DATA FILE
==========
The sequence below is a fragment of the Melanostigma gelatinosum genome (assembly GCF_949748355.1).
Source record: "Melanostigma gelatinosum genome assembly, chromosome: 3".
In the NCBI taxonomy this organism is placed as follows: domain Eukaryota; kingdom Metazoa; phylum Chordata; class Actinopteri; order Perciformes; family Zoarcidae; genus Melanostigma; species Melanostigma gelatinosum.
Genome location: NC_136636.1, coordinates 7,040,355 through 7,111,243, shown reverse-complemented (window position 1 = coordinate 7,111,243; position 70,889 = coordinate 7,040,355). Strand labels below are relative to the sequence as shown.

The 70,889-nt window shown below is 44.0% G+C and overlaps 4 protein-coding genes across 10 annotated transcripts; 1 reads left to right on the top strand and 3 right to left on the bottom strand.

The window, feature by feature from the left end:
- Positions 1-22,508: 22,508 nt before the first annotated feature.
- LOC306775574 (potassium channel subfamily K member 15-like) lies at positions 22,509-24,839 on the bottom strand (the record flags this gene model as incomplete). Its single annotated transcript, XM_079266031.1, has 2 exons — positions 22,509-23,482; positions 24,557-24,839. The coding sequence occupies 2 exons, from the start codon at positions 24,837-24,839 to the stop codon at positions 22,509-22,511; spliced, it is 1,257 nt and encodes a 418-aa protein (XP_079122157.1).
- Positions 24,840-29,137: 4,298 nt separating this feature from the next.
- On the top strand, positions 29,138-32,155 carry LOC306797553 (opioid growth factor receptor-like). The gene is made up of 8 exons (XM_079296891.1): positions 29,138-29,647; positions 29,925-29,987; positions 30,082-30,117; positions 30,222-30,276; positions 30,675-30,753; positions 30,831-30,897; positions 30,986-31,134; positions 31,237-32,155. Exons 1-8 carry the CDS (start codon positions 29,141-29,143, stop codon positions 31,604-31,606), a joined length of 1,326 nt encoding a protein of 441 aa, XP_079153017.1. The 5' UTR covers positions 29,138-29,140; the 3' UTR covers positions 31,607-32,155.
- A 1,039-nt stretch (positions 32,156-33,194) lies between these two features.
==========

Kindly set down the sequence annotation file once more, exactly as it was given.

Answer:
The sequence below is a fragment of the Melanostigma gelatinosum genome (assembly GCF_949748355.1).
Source record: "Melanostigma gelatinosum genome assembly, chromosome: 3".
In the NCBI taxonomy this organism is placed as follows: domain Eukaryota; kingdom Metazoa; phylum Chordata; class Actinopteri; order Perciformes; family Zoarcidae; genus Melanostigma; species Melanostigma gelatinosum.
Genome location: NC_136636.1, coordinates 7,040,355 through 7,111,243, shown reverse-complemented (window position 1 = coordinate 7,111,243; position 70,889 = coordinate 7,040,355). Strand labels below are relative to the sequence as shown.

The 70,889-nt window shown below is 44.0% G+C and overlaps 4 protein-coding genes across 10 annotated transcripts; 1 reads left to right on the top strand and 3 right to left on the bottom strand.

The window, feature by feature from the left end:
- Positions 1-22,508: 22,508 nt before the first annotated feature.
- LOC306775574 (potassium channel subfamily K member 15-like) lies at positions 22,509-24,839 on the bottom strand (the record flags this gene model as incomplete). Its single annotated transcript, XM_079266031.1, has 2 exons — positions 22,509-23,482; positions 24,557-24,839. The coding sequence occupies 2 exons, from the start codon at positions 24,837-24,839 to the stop codon at positions 22,509-22,511; spliced, it is 1,257 nt and encodes a 418-aa protein (XP_079122157.1).
- Positions 24,840-29,137: 4,298 nt separating this feature from the next.
- On the top strand, positions 29,138-32,155 carry LOC306797553 (opioid growth factor receptor-like). The gene is made up of 8 exons (XM_079296891.1): positions 29,138-29,647; positions 29,925-29,987; positions 30,082-30,117; positions 30,222-30,276; positions 30,675-30,753; positions 30,831-30,897; positions 30,986-31,134; positions 31,237-32,155. Exons 1-8 carry the CDS (start codon positions 29,141-29,143, stop codon positions 31,604-31,606), a joined length of 1,326 nt encoding a protein of 441 aa, XP_079153017.1. The 5' UTR covers positions 29,138-29,140; the 3' UTR covers positions 31,607-32,155.
- A 1,039-nt stretch (positions 32,156-33,194) lies between these two features.